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From Horse to Christo
Venue/ 1st Floor, Nam June Paik Art Center
Artist

Douglas Davis, Gregory Battcock, Nam June Paik, Shigeko Kubota, Jud Yalkut, John Godfrey

Opening Hours

  • Mon.–Fri./Sun. | 10am–6pm
  • Sat. | 10am–7pm

** Closed on every 2nd & 4th Monday of the month

About the Exhibition

From Horse to Christo

Titled From Horse to Christo this exhibition gathers together works through which Nam June Paik explored new realms of communication art and acknowledged changes to human environments nurtured by the emergence of new media. Through these works, this exhibition offers an opportunity to consider true communication within evolving media environments in general and today’s internet and smartphone-dominated reality in particular.

In his 1981 essay “From Horse to Christo,” Paik examines how people transmitted information through messengers on horseback in a time when the means of communication and transportation were intertwined. Paik was one of the artists who thought that development of information technology will change human environment and these change will have an effect on the way of how people communicate. He comments on the changes brought about by the new media environment established by the emergence of television; and foreseeing the age of new technologies after TV and video, he also emphasized on psychic power, like telepathy, a genuine means of communication.

This essay exposes Paik’s specific use of terminology and concepts. His use of language was so unique that his friends and fellow artists coined the term “Paikish.” Paikish mainly consisted of mixing languages from many countries. Not only a symbolic reference to the various cultures Paik had passed through, Paikish was also an articulation of how the artist’s philosophy was not necessarily to seek the perfect reception of messages. He suggested that ‘noise’ occurred in two-way communication, and mistranslation was also a way of delivering messages. Within this system, Paik gave equal importance to both the role of sender and that of the receiver.

Drawing from Paik’s unique terminology, this exhibition proposes three approaches to exploring the issues inherent to media and communication:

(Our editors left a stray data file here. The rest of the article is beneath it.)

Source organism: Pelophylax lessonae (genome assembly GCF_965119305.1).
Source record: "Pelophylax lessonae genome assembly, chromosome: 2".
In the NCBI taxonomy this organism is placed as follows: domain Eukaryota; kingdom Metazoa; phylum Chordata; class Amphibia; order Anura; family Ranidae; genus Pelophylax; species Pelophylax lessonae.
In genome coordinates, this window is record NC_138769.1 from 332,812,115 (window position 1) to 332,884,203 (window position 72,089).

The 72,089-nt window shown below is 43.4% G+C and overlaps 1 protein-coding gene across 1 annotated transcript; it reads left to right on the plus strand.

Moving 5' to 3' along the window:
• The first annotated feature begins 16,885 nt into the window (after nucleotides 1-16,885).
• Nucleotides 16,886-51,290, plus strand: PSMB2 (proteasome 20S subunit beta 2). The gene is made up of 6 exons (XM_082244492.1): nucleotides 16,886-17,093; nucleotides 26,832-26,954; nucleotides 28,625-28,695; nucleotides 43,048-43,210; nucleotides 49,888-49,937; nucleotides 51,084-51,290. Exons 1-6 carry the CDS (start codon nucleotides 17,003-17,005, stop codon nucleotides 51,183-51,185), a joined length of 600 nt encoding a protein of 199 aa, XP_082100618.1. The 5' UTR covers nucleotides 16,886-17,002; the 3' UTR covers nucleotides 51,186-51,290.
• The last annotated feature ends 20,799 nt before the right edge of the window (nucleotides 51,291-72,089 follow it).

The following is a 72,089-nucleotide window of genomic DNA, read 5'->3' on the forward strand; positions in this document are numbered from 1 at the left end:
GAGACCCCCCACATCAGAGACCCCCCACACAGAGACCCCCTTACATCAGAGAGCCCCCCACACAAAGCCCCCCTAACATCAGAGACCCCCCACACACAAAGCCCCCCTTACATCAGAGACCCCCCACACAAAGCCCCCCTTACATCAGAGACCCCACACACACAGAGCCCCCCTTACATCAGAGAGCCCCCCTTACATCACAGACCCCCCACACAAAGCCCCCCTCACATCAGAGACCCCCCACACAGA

Artists and Works
Mal, Maeul, Maeum*
  • Nam June Paik, Untitled,
    ink on paper, undated
    Paik presented Shuya Abe, his engineer-collaborator, with a drawing composed of two sheets, on each of which two of the four strokes of the Chinese character 心 (heart) were written. Abe helped Paik with the technical realization of many of Paik’s works and developed “Paik-Abe Video Synthesizer” in 1970. Paik called Abe “the greatest doctor in the world” and believed Abe to be a person with whom he could communicate even in the most serious situation. In that this work is complete only when the two sheets are overlapped with each other, it exquisitely represents what their relationship was like.
  • Nam June Paik, Key to the Highway (Rosetta Stone),
    relief etching and, screen print, 1995
    Paik realized his idea of “electronic superhighway” in the shape of the Rosetta Stone. The inscription on the Rosetta Stone was written, in three languages. Key to the Highway is composed of a video drawing in the upper part, the description of Paik’s artistic career in many languages in the middle part, and images excerpted from his videos in the lower part. In particular, in the middle part, Paik explains on what occasion he turned from music to video art, how he participated in the Fluxus art movement, and the relationship with other artists in five languages — a great epitome of how and in what direction his art developed.